Who has them?

Would you recommend the "Olympus Digital Voice Recorder ($80s)" cited above?

I use a boom box and cassette to record myself and take to the bed with the covers over my head, weeping for a week after.
 

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Just to add .... just as important as having a good quality microphone is having good quality play-back equipment. A pair of near field monitors is ideal to really hear what you've recorded. It's amazing how different the sax sound can be when played through lower-quality speakers.
 

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Discussion Starter #14
"What you need is one of those little hi-fi recorders that they have now, a yard or two away. Or of course a relatively good microphone, likewise."


So, PB,

What are these items?

Who has them?

Would you recommend the "Olympus Digital Voice Recorder ($80s)" cited above?

I use a boom box and cassette to record myself and take to the bed with the covers over my head, weeping for a week after.
Well, the new digital music recorders are a little different from digital voice recorders. This would be a digital music recorder:

http://www.jr.com/zoom-h2-handy-recorder/pe/ZOO_H2/

I think that I'd have trouble buying something named "Zoom", but I have friends who do live recordings with something like this and they consider them good enough to release.

This and a nice pair of Grado headphones and you'll have what you need to do some constructive work. I have the "$150 mic", a large-diaphragm condenser, and Audacity, and it works for me.

And NOT mp3 please. mp3 ain't hi-fi.

PB
 

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The H2 Zoom is actually pretty decent for a $100 digital recorder. Our church music director uses on to record the choir and the recording quality is quite good! I've used one to record my sax-related efforts at home, and it accurately records just how good (or bad) some of my ideas on the horn worked out.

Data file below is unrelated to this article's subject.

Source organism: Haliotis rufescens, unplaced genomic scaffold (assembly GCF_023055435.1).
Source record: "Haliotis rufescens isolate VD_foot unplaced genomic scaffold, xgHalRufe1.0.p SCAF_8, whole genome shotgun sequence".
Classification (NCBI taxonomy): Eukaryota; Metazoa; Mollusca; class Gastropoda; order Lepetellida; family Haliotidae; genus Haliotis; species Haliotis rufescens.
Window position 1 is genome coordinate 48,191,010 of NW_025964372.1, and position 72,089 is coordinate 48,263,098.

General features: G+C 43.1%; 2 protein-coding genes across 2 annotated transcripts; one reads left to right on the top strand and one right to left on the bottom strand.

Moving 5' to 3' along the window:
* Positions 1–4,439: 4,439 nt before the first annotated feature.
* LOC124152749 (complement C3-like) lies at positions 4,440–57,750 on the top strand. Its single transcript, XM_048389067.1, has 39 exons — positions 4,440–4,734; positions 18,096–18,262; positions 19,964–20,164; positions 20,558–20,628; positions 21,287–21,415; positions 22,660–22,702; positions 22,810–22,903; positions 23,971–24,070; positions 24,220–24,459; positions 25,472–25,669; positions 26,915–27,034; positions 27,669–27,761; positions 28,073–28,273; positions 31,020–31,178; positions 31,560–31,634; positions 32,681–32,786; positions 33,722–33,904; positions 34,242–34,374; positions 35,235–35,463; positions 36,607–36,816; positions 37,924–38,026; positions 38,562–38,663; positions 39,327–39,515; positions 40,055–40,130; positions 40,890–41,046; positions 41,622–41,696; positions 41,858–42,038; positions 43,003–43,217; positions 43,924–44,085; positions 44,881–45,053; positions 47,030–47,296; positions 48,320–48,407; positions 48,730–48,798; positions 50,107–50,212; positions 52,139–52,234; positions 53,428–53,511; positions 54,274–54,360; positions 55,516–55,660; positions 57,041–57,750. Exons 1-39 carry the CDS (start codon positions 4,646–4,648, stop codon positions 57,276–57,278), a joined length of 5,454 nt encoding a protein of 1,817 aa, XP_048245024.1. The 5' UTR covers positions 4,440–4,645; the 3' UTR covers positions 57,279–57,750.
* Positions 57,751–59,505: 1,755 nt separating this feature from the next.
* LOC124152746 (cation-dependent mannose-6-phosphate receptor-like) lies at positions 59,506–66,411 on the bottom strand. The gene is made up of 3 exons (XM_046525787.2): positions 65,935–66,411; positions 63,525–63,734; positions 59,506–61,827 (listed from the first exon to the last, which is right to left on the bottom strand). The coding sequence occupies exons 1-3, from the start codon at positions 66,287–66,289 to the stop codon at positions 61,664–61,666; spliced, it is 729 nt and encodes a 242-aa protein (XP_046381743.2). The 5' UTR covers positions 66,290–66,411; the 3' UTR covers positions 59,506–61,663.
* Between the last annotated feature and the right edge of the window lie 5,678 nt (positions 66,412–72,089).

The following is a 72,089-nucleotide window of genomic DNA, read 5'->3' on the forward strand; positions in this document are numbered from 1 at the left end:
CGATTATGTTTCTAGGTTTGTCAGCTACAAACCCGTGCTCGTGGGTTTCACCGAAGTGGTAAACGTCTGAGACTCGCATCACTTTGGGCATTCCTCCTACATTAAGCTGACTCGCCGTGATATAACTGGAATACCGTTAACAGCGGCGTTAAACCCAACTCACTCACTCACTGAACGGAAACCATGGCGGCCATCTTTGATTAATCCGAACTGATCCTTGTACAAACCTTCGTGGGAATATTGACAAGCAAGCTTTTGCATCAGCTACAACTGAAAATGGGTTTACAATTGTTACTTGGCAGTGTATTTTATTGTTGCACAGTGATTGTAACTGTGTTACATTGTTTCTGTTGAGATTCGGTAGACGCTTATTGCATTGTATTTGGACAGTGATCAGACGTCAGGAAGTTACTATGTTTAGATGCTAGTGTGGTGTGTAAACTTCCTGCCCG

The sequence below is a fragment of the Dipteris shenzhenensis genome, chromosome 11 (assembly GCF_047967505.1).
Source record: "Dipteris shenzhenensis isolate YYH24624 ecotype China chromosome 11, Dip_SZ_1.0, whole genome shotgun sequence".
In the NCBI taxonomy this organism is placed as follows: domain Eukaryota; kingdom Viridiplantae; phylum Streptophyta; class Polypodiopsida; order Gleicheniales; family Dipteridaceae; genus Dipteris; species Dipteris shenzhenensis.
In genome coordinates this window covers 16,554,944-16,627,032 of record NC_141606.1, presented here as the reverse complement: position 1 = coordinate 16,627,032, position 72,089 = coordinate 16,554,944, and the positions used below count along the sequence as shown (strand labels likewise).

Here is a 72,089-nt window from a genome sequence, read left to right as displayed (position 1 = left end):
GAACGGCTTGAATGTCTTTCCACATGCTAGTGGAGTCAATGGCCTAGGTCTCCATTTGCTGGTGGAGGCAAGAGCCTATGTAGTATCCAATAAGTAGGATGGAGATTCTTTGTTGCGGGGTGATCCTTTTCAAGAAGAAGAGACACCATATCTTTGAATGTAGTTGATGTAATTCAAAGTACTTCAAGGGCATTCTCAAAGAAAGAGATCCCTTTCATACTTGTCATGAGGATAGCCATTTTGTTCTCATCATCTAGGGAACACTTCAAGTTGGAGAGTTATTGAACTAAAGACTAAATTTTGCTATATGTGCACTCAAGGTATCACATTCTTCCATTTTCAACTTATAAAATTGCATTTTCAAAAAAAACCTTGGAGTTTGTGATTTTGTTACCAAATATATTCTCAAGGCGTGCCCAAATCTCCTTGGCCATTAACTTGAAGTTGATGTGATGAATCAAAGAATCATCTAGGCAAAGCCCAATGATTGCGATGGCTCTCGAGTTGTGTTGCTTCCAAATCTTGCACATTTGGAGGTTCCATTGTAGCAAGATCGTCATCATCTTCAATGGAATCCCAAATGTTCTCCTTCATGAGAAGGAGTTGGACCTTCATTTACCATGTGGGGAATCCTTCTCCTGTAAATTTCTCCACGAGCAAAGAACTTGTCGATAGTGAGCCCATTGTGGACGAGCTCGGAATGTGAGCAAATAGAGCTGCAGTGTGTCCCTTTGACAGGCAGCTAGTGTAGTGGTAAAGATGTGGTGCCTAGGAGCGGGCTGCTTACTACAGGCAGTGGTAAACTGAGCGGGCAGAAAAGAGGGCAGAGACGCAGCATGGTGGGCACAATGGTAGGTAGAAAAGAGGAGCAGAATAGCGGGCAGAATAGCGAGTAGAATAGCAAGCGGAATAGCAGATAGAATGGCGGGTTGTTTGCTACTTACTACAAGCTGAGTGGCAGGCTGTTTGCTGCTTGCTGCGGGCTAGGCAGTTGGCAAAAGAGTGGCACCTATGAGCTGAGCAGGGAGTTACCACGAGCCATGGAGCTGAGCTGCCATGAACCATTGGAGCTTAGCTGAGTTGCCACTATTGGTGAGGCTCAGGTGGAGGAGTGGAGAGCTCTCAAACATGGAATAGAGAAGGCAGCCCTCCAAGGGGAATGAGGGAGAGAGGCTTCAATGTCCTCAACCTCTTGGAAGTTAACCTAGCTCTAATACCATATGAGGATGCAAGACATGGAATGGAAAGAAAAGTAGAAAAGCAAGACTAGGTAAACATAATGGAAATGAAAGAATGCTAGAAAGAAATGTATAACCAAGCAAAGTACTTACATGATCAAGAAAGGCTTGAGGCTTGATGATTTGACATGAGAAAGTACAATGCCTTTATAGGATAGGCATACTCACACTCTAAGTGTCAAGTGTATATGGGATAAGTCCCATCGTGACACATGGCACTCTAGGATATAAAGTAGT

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Best Buy sells a package for $70 that includes a Samson USB-port mic, headphones and 'cakewalk' music software for PC. Anybody using that? I'm considering buying it to try-out. The Mac 'garage band' software is a lot of fun to play with.
 

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Thanks for the info on the digital recorder, PB.

What about the microphone?
 

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Discussion Starter #18
Well, the Zoom thing is the microphone, and the recorder, and the whole thing.

The advantage there is that the designers can internally compensate for some of the shortcomings of whatever mic capsules are speced to be in there, so the results are better than the average random purchases of mic and preamp.

I don't have a portable recorder, so all I know is what my friends (the band Margaret Explosion) tell me. They have a bunch of recordings on their site. Probably some of them were made with a Zoomlike device. I guess you could ask them, if you're curious.

PB
 

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Just to add .... just as important as having a good quality microphone is having good quality play-back equipment...It's amazing how different the sax sound can be when played through lower-quality speakers.
You mean that sound coming beaming through my laptop speakers recorded through the built-in mic on the computer isn't what I really sound like:TGNCHK:

Guess I'm embarrassed and heading back to the woodshed! :twisted:

Seriously though, recording yourself with decent gear is a great way to evaluate your sound and progress at the same time. I use Sennheiser e835 mics through a mixer with a line into garage band and get the results I need. You can even put a play-along on one channel through the headphones and yourself on sax on another while recording both with no bleed between channels...fun:bluewink:
 

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"Well, the Zoom thing is the microphone, and the recorder, and the whole thing."

Super. Thanks.